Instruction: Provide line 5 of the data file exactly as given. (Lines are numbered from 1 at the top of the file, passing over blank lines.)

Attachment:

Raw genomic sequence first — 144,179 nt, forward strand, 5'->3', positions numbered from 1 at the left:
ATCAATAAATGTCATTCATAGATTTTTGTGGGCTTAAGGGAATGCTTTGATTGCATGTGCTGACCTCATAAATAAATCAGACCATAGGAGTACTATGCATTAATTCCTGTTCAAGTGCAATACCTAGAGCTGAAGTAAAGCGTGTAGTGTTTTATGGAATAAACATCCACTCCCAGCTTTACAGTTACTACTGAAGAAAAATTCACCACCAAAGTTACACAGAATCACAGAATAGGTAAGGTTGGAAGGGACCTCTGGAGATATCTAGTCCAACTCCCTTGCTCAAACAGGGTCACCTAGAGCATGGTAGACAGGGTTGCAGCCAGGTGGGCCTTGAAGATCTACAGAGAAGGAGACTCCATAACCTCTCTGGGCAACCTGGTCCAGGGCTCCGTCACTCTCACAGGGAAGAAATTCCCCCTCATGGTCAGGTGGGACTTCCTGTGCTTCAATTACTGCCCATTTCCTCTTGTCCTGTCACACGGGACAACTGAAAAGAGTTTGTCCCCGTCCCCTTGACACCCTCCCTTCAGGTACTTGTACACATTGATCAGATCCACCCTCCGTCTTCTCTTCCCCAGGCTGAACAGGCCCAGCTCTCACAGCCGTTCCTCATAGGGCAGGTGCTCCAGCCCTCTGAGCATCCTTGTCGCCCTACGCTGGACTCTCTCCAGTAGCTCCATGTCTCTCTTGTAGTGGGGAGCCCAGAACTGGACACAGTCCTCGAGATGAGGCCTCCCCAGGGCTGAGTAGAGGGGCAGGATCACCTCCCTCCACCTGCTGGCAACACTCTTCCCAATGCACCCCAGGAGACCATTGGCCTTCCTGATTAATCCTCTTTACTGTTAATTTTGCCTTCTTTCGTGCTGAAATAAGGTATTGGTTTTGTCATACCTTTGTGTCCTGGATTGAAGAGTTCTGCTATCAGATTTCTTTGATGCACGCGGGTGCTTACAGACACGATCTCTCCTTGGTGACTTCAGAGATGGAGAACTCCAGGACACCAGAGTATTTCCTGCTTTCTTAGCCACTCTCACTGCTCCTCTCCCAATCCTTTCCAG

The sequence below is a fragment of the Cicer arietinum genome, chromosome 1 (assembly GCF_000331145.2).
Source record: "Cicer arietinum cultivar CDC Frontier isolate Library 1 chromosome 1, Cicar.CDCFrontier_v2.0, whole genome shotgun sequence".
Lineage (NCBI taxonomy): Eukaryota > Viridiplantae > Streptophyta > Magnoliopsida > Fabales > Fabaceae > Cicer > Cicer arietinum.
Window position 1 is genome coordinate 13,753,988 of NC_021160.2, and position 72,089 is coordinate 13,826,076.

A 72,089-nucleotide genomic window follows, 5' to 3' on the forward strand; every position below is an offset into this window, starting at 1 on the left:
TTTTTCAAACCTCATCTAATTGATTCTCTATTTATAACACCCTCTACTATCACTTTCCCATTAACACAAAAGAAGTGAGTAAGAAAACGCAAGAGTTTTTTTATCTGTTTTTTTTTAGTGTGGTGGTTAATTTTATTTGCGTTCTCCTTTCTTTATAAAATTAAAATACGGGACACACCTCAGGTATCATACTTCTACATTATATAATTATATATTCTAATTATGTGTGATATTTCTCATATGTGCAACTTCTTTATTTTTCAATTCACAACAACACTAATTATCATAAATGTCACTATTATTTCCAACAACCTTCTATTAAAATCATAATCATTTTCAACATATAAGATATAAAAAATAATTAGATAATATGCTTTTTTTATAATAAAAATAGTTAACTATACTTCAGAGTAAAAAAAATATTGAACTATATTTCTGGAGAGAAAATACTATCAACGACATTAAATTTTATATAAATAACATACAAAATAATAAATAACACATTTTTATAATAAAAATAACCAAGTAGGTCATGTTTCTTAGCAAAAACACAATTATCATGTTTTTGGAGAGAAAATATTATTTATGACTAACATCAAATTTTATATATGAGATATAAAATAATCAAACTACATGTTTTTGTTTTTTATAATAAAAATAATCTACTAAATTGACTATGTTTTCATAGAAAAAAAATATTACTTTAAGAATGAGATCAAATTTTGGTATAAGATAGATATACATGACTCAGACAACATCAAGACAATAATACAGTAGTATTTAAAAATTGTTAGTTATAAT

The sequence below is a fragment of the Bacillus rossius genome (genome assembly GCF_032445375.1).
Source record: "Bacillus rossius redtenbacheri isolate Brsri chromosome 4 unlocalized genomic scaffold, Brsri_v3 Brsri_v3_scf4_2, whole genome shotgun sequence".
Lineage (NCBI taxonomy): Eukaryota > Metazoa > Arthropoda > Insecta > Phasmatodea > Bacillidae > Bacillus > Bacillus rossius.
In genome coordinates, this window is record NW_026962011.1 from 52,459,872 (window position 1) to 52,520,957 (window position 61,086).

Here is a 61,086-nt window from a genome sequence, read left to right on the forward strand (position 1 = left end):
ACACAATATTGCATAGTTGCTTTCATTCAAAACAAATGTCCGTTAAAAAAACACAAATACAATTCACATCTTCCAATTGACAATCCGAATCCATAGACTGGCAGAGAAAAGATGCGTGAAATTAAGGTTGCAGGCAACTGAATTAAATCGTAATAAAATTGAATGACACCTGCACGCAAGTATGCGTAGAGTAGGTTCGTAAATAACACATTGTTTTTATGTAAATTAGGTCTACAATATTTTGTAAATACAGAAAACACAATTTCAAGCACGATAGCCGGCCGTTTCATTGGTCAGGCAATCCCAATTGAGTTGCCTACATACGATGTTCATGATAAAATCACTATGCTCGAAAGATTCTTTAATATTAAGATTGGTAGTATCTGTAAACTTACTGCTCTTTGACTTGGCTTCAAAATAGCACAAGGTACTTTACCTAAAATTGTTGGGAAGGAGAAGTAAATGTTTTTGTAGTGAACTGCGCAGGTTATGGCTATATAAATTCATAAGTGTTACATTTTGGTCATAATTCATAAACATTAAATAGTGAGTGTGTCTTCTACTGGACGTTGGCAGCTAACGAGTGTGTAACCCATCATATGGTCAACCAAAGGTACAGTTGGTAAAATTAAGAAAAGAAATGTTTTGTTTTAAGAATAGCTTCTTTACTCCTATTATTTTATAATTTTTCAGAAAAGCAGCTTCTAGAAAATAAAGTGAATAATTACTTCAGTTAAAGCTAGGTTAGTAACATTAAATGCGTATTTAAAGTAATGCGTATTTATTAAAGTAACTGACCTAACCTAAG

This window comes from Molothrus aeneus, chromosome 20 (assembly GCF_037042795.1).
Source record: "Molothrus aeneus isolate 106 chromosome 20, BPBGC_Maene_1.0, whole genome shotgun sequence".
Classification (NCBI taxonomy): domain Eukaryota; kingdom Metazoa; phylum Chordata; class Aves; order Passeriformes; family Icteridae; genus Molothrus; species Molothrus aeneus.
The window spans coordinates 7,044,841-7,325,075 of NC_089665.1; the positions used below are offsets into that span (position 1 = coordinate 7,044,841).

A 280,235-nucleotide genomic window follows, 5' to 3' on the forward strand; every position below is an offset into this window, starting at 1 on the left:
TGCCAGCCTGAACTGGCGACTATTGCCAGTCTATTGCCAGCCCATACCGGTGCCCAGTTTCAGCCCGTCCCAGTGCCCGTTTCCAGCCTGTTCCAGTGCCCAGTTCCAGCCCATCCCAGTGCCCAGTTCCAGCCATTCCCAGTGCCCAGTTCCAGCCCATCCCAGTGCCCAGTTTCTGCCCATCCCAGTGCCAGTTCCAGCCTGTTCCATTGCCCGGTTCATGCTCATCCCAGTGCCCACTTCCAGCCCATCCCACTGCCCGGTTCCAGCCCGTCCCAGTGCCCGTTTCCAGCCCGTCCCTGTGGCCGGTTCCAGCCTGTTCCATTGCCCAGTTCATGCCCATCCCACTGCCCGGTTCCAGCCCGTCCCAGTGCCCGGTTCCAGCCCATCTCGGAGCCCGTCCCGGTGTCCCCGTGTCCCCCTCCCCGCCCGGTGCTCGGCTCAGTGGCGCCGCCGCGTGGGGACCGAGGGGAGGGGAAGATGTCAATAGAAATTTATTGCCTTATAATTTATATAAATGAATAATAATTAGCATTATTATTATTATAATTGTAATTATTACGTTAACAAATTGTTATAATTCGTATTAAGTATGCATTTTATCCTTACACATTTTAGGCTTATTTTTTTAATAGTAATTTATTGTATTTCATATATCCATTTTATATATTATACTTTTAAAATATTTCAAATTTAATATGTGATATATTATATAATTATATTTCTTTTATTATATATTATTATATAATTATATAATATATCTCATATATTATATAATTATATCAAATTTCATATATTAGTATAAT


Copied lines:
Lineage (NCBI taxonomy): Eukaryota > Viridiplantae > Streptophyta > Magnoliopsida > Fabales > Fabaceae > Cicer > Cicer arietinum.